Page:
Our common playing field is getting tipped. And in whose favour is a very open question. There is nothing sweet here for anyone, not Vox who owns SBNation, not us looking in on this from another country where our rules about contracting vs employment are different, and not the 200 or so people who are now competing for a very, very few jobs or who can blog for no compensation at all.
Many of the hockey sites have decided to take today to go dark to protest this situation:
We are very disturbed and concerned by two separate, yet related, issues that arose as a result of this decision. First, the decision to cut loose the entire writing staffs of 25 SB Nation team sites was a complete surprise to everyone impacted. It dropped out of the clear blue sky with no warning and minimal contact from SB Nation management prior to being made public. The fact that it happened a week and a half prior to Christmas makes it even more difficult to accept.
The California law that prompted this decision was enacted on September 18, yet the affected writers had no knowledge that their contracts with Vox Media were at risk until they were told that the contracts were being terminated, nearly three months later.
SBN management has stated that part- and full-time positions, which are now posted, will be used to replace the current contractor positions that will no longer be available as a result of the new California law. While current contractors have been invited to apply for these newly-created positions, the reality is that many of the writers affected by this decision have little to no interest in traditional employment with the requisite expectations on time and commitments that employment entails. Many of us have existing jobs and careers that we work our SBN commitments around. While it isn’t by any means a perfect scenario, it works for a good number of our writers, and it’s heartbreaking that so many good writers are being sacrificed outright as the result of an ill-conceived law and ill-conceived decisions resulting from that law.
Read more here.
SBNation has chosen to carry some of their California contractors through next year in a transition phase. I personally do not see any way out of this mess that doesn’t involve California relaxing it’s rules or exempting some or all forms of journalism from this law the way they have many other professions.
But the decision to remove non-California residents from their site-manger and writer positions, to terminate contracts with little warning, and to wait until the end of 2019 to disclose how they were going to deal with a law passed months before failed the fans who built those 25 sites in a fundamental way.
There might never be a good solution to this conundrum. There can only ever be integrity and respect in dealing with each other as we try to navigate this difficult media landscape.
PPP has chosen to discuss this with you today in a way that we hope is helpful to you in understanding the issues, and we will cover the Leafs game this afternoon with a game day thread for you to meet and talk with us, which is what we’re here for, is what makes these sites unique and is not something a professional content creator can ever replicate.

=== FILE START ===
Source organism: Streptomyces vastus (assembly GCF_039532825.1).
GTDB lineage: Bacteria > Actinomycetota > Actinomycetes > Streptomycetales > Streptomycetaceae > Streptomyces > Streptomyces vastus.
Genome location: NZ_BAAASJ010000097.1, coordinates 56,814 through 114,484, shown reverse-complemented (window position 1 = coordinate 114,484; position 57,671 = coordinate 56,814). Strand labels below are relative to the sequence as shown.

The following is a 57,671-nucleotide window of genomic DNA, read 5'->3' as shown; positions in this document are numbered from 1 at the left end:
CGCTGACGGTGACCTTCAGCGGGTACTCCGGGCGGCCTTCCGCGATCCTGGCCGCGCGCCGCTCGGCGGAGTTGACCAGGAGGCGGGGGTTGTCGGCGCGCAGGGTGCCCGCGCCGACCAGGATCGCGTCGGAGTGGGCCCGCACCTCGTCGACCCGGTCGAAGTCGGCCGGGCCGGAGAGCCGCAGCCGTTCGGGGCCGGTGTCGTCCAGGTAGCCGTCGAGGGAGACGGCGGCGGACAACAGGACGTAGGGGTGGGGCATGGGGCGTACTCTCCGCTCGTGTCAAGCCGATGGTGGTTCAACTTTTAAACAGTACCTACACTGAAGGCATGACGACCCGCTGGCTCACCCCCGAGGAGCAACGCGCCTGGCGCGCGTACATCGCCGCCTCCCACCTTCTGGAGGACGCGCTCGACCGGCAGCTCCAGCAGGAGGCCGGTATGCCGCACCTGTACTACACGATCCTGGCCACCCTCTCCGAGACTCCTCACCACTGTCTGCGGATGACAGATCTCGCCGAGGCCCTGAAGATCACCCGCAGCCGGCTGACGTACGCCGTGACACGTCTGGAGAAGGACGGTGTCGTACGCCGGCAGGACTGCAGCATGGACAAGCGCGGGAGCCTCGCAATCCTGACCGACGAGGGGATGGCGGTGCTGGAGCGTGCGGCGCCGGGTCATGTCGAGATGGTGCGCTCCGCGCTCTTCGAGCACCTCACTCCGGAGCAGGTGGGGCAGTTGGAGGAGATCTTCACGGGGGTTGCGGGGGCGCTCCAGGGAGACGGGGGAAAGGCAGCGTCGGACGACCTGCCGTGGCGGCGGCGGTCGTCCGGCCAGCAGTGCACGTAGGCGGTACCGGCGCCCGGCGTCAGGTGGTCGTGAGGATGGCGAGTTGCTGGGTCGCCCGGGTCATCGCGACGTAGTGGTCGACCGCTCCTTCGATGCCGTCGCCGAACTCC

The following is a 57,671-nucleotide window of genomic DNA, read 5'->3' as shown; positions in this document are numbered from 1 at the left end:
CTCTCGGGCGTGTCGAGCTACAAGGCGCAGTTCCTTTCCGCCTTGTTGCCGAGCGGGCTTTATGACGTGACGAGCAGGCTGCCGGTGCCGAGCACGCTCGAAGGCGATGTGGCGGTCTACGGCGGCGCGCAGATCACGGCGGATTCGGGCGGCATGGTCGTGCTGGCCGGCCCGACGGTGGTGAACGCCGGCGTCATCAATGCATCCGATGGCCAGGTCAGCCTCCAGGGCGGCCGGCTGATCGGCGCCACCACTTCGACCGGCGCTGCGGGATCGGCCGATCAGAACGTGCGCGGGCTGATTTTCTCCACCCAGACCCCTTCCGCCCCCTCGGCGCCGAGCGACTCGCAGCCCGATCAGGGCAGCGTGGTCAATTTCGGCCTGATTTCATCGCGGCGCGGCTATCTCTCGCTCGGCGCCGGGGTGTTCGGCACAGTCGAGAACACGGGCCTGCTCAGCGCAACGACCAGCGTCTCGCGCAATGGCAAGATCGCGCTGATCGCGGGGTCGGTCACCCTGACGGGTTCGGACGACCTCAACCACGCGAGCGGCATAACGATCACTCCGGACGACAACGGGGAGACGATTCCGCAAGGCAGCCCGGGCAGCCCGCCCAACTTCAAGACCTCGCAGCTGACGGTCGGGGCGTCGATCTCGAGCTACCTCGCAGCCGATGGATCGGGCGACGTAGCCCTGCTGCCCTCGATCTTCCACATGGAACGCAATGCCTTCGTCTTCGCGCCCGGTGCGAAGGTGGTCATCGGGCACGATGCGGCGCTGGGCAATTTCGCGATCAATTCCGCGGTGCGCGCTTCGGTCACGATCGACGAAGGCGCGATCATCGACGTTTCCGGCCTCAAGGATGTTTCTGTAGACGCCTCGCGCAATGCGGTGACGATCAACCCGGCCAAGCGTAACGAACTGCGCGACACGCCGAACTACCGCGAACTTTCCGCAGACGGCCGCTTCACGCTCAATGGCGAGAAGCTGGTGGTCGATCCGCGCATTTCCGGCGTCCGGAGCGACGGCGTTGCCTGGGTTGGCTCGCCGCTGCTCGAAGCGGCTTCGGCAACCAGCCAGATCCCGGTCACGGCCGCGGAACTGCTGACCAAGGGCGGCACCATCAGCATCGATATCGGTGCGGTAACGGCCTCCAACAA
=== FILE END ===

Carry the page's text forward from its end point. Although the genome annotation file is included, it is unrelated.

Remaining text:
See you at 2 pm for the game.
Media celebrates Justice Ruth Bader Ginsburg's life, legacy – Lethbridge News Now
“We never expected the film to generate the reaction that it did. Many people were unfamiliar with her pre-judicial career as a lawyer for the ACLU and how she played such an essential role in securing equal rights, particularly for women, which meant all Americans benefited,” she wrote. “The stories of her personal struggle to become an attorney makes her singular contributions to the law that much more poignant. And her enduring marriage to Martin Ginsburg touched and moved audiences of all genders and generations.”
This CNN Films documentary will be broadcast Sunday on CNN at 10 p.m. and 2 a.m. Eastern. The film is also available via CNN on demand with cable and satellite subscriptions beginning Sunday, and for streaming on CNNgo platforms, also beginning Sunday until Sept. 26.
The documentary is available for streaming on Hulu, Apple TV and for rent on Amazon Prime Video and in the iTunes store.
A NEW MAGAZINE COVER
Time magazine will feature Ginsburg on one of multiple special covers for an October double issue presenting the 2020 Time 100 list of the world’s most influential people. It will include a special tribute to the justice, who was featured on the list in 2015.
The issues will be available on newsstands in the U.S. beginning Sept. 25.
“ON THE BASIS OF SEX”
The 2018 biopic focusing on Ginsburg’s law school years and early legal career is available for purchase on Amazon Prime Video and in the iTunes store.
Felicity Jones, who portrayed the young law student and fighter for justice, told the AP in an email Saturday that Ginsburg was a beacon.
“Ruth Bader Ginsburg gave us hope, a public figure who stood for integrity and justice — a responsibility she did not wear lightly,” she wrote. “She will be missed not only as a beacon of light in these difficult times but for her razor sharp wit and extraordinary humanity. She taught us all so much. I will miss her deeply.”